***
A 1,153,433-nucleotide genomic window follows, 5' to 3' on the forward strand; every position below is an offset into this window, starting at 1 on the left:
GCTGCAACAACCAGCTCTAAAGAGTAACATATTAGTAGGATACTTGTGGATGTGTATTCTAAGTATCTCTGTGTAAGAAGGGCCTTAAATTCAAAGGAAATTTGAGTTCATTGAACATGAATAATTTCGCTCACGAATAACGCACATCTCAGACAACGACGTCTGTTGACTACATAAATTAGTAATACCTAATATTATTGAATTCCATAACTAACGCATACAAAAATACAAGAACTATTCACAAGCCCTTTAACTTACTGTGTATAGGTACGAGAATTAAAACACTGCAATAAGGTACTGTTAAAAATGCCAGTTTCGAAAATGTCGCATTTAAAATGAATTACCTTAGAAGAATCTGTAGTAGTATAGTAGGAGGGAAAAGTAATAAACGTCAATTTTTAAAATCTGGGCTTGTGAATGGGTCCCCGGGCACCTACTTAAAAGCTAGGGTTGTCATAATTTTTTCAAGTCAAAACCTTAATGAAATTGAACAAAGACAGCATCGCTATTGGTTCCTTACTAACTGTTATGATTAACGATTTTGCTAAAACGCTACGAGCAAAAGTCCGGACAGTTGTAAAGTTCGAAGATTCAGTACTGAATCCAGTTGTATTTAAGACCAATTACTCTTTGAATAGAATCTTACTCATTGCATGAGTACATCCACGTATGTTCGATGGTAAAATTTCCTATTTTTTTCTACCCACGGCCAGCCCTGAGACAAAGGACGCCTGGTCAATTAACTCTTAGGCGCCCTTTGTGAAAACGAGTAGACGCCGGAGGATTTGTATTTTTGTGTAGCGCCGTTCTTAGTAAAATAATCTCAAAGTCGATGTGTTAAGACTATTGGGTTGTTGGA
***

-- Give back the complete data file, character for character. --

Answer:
A 1,153,433-nucleotide genomic window follows, 5' to 3' on the forward strand; every position below is an offset into this window, starting at 1 on the left:
GCTGCAACAACCAGCTCTAAAGAGTAACATATTAGTAGGATACTTGTGGATGTGTATTCTAAGTATCTCTGTGTAAGAAGGGCCTTAAATTCAAAGGAAATTTGAGTTCATTGAACATGAATAATTTCGCTCACGAATAACGCACATCTCAGACAACGACGTCTGTTGACTACATAAATTAGTAATACCTAATATTATTGAATTCCATAACTAACGCATACAAAAATACAAGAACTATTCACAAGCCCTTTAACTTACTGTGTATAGGTACGAGAATTAAAACACTGCAATAAGGTACTGTTAAAAATGCCAGTTTCGAAAATGTCGCATTTAAAATGAATTACCTTAGAAGAATCTGTAGTAGTATAGTAGGAGGGAAAAGTAATAAACGTCAATTTTTAAAATCTGGGCTTGTGAATGGGTCCCCGGGCACCTACTTAAAAGCTAGGGTTGTCATAATTTTTTCAAGTCAAAACCTTAATGAAATTGAACAAAGACAGCATCGCTATTGGTTCCTTACTAACTGTTATGATTAACGATTTTGCTAAAACGCTACGAGCAAAAGTCCGGACAGTTGTAAAGTTCGAAGATTCAGTACTGAATCCAGTTGTATTTAAGACCAATTACTCTTTGAATAGAATCTTACTCATTGCATGAGTACATCCACGTATGTTCGATGGTAAAATTTCCTATTTTTTTCTACCCACGGCCAGCCCTGAGACAAAGGACGCCTGGTCAATTAACTCTTAGGCGCCCTTTGTGAAAACGAGTAGACGCCGGAGGATTTGTATTTTTGTGTAGCGCCGTTCTTAGTAAAATAATCTCAAAGTCGATGTGTTAAGACTATTGGGTTGTTGGA